The church of St Anno might seem like an unassuming church beside the A483 between the Radnorshire villages of Llanbadarn Fynydd and Llanbister, but treasure lies within!
Parking in the nearby layby, the church is approached from the back. A small sign points the way in, though the gateway is almost hidden in the hedge. A path shadowed by trees winds its way around to the front of the church and into the light.
We visited St Anno’s Church on a damp morning in early June. Overcast and threatening rain, it was perhaps not the best day to be exploring, but it was the inside of the church which held my interest.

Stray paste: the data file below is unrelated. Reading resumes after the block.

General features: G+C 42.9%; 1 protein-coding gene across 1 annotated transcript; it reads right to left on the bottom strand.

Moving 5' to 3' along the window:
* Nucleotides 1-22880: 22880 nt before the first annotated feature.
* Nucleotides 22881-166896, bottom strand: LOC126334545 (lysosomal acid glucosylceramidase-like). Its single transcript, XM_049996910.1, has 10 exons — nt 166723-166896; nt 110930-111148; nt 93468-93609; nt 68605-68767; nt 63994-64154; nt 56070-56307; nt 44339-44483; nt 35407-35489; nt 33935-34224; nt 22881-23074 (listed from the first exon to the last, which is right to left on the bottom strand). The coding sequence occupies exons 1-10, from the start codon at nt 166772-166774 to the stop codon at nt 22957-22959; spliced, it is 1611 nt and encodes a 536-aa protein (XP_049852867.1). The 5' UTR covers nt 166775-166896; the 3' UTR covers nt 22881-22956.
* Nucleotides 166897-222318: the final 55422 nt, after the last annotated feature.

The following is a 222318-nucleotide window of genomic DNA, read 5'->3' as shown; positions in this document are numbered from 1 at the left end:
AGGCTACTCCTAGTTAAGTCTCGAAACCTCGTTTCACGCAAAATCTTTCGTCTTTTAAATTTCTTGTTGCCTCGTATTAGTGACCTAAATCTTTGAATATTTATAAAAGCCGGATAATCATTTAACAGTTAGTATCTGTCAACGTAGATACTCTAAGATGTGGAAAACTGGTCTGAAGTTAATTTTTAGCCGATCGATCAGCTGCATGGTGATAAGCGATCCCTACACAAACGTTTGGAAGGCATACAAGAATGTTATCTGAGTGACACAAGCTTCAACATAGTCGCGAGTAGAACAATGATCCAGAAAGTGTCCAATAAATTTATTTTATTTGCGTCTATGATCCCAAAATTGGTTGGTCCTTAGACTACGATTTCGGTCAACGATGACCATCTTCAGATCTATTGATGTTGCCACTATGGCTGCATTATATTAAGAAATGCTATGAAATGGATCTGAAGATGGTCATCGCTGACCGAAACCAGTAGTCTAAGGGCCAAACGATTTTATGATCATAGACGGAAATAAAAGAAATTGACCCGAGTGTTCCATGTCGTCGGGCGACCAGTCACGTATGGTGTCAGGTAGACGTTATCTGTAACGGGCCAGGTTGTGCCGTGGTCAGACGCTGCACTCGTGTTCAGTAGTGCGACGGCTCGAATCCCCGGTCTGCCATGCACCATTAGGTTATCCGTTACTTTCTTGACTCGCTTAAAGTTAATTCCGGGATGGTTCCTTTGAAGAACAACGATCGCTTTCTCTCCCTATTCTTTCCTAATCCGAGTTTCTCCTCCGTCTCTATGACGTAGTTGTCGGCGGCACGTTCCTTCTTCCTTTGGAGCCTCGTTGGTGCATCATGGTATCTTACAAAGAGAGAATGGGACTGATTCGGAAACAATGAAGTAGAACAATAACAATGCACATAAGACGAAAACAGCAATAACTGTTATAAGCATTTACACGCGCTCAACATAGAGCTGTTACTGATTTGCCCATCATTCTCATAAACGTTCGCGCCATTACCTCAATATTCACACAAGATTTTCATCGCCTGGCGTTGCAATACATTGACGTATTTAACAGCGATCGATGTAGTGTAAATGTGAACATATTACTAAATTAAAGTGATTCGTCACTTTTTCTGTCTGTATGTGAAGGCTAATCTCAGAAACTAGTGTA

A church has stood here since at least 1304. By the 1870s the medieval church was in a state of disrepair and was rebuilt in 1877 by David Walker with some of the old masonry being used within the walls. Old memorial wall tablets were restored and a 17th-century box pew was kept as a seat for the churchwardens.
Most importantly, it was decided that the 15th-century rood-screen should be preserved and restored in the new church. This is St Anno’s treasure! The fine timber carving is so intricate and delicate. The rood-loft has twenty-five canopied niches holding biblical figures.
The work could not have been done without the generosity of Mrs H. R. Stephens of Castle Vale, Llananno who paid for the rebuilding and restoration of the church.
Sadly, St Anno’s is no longer used for services, but it is open daily for those who would like to visit. So, if you’re travelling on the A483 (the main North – South road through Wales) between Newtown and Llandrindod Wells, don’t forget to drop by the church at Llananno and take a look inside.